/ 18 December 2007

Microcredit helps half a billion, problems remain

Microcredit, tiny loans to the world’s poorest, is booming and now benefits more than half a billion people, a survey said on Tuesday, but Africa and Latin America lag behind Asia and unscrupulous lenders are cashing in.

The Microcredit Summit Campaign surveyed more than 3 000 microcredit bodies around the world from small banks to community groups and found they reported reaching 133-million people by the end of 2006, 92-million of them people earning less than a dollar a day.

That compared to just 13-million recipients nine years ago, when the poorest were simply dismissed as unbankable.

On the assumption that each recipient was probably supporting four other people — almost invariably family — that would mean more than half a billion worldwide — equivalent to the population of the European Union — were benefiting.

Last year, Bangladeshi microcredit pioneer Muhammad Yunus, credited with being behind some of the first micro-loans primarily to poor Bangladeshi women, won the Nobel peace prize.

In the latest available figures, the World Bank estimates 985-million people were living on less than a dollar a day in 2004, with 2,6-billion in total living on less than $2 a day.

”There is some great news — it is a massive increase in just nine years,” campaign director Sam Daley-Harris told Reuters. ”The bottom line is people are being reached in Asia but they are not being reached in Africa or Latin America.”

He said about 90% of those reached by microcredit were in Asia — whereas only 60% of the poorest who needed it most were Asian.

In Asia, microcredit had reached critical mass and was growing organically at a local level, he said, while in Africa and Latin America it was driven primarily by Western donors.

< b>High interest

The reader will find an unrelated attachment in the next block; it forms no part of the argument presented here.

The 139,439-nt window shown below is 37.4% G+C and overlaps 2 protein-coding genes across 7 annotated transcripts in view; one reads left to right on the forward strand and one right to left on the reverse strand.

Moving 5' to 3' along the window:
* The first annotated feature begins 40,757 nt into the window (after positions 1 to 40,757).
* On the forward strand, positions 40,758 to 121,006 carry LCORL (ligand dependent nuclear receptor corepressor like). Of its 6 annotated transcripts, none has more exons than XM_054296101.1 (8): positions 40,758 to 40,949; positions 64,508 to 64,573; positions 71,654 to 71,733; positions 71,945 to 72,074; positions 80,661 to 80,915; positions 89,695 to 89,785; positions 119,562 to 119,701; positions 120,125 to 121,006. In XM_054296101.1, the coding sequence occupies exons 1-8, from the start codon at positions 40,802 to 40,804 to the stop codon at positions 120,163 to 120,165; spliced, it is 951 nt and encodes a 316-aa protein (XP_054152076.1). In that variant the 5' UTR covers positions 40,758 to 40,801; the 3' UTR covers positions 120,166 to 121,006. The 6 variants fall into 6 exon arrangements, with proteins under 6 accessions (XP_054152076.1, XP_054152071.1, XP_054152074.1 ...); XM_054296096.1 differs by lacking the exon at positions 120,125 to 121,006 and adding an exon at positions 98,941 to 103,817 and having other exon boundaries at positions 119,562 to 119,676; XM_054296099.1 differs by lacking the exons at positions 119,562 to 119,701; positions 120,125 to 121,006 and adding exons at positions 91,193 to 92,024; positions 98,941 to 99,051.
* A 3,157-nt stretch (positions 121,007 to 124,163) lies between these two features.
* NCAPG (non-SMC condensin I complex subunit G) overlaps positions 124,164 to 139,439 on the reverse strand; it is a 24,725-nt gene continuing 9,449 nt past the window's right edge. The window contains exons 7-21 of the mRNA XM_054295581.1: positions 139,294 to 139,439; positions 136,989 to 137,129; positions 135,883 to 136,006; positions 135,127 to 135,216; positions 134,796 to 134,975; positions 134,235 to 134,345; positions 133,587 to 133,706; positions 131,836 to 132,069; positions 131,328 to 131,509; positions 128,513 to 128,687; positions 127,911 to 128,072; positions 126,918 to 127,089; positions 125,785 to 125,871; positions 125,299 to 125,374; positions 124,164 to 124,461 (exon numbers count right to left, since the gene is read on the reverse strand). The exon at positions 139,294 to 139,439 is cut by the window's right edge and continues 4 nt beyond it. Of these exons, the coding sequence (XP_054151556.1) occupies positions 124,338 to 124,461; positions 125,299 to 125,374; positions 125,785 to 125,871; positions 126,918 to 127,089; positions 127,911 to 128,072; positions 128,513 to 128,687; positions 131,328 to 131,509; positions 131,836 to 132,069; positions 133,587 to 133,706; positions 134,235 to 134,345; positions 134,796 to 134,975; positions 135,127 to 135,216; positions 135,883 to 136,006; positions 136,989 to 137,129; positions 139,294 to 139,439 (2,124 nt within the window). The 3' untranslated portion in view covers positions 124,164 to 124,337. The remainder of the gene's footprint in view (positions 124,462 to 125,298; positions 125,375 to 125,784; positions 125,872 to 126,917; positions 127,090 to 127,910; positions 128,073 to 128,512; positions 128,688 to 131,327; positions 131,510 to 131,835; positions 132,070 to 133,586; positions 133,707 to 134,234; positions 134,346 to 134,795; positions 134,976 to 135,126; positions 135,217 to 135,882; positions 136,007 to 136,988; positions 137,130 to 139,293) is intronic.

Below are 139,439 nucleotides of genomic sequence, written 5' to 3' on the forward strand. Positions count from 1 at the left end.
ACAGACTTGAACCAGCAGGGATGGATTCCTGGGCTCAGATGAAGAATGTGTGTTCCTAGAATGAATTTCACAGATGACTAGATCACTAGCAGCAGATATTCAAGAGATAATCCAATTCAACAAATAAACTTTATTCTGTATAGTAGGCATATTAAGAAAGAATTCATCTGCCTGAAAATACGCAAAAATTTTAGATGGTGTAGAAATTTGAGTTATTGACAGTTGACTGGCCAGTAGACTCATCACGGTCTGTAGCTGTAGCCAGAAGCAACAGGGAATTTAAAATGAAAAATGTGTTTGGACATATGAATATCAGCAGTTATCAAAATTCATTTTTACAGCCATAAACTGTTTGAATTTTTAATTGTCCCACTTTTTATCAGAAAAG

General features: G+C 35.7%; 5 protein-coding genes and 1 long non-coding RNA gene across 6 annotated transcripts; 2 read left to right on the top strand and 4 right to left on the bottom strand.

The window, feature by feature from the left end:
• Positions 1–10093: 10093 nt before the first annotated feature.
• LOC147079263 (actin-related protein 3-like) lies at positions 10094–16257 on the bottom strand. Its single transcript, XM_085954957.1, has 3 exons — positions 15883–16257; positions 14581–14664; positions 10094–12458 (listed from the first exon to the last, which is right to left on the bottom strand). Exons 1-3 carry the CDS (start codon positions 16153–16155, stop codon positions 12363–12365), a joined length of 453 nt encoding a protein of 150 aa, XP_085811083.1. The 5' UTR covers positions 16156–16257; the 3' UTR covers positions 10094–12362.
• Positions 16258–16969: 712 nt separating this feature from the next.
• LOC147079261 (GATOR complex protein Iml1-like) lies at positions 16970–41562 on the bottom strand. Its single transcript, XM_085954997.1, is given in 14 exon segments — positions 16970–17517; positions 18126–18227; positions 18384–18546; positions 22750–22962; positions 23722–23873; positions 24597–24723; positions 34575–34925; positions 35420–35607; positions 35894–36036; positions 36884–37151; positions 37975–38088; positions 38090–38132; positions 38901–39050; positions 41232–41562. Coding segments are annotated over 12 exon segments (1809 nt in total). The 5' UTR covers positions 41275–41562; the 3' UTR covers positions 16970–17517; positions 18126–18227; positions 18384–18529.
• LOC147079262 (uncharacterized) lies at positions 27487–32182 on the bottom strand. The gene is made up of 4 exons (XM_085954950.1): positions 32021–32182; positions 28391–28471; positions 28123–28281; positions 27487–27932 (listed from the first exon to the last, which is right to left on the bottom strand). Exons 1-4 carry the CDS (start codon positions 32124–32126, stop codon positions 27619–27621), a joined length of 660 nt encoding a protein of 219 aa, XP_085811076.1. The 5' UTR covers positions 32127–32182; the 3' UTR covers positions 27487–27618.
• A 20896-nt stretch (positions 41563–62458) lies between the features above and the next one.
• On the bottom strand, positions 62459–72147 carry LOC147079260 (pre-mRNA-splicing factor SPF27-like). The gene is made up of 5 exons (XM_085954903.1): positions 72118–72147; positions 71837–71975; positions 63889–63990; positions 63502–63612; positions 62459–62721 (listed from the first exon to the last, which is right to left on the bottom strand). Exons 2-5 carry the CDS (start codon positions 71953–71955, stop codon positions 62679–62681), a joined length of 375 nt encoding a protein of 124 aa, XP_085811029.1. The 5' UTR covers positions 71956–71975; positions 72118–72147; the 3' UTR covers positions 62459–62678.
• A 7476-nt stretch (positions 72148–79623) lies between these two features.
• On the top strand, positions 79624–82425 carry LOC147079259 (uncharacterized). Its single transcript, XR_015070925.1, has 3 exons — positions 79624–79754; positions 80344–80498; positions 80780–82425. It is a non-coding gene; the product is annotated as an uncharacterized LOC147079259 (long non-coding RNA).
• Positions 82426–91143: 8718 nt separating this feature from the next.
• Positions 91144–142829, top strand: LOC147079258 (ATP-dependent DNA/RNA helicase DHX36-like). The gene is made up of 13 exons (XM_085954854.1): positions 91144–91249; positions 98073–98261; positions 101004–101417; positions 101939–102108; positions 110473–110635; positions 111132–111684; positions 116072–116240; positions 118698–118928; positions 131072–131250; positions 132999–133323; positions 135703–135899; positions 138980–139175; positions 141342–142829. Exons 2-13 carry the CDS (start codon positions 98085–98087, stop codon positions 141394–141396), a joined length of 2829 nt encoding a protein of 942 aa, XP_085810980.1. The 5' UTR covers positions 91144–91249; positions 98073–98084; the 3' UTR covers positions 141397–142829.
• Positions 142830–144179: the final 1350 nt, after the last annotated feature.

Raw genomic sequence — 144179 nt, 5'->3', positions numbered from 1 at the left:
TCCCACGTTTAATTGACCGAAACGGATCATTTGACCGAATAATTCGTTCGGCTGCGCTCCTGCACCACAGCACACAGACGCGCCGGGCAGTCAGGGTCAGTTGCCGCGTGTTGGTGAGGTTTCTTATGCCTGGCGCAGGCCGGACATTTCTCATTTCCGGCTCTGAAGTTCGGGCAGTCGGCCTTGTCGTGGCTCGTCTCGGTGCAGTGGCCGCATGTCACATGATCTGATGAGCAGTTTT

”A tiny institution in the Philippines visit Bangladesh and they have their minds blown and go back and do the same thing back home,” he said. ”That doesn’t happen so much in Africa or Latin America.”

In part as a result, interest rates on microcredit loans in Asia were much lower at 10% to 20% compared to as high as 80% in Mexico, where private firms describing themselves as microlenders were therefore making fat profits.

There were some signs of change in Africa, he said, citing the example of a Kenyan microcredit group that had slashed the number of people defaulting on its loans by offering basic health insurance after discovering ill-health of a family member was the main reason for failure to repay.

Western banking firms such as Citigroup have also expressed an interest in the micro-finance sector, but Daley-Harris said they would inevitably target the slightly-richer — those on several dollars a day — risking leaving the poorest out.

”The field is moving towards the commercialisation of micro-finance which is fine unless it leaves out the very poor,” he said. ”It’s up to public institutions like the World Bank and African Development Bank to give enough for their development funds to those below a dollar a day.” – Reuters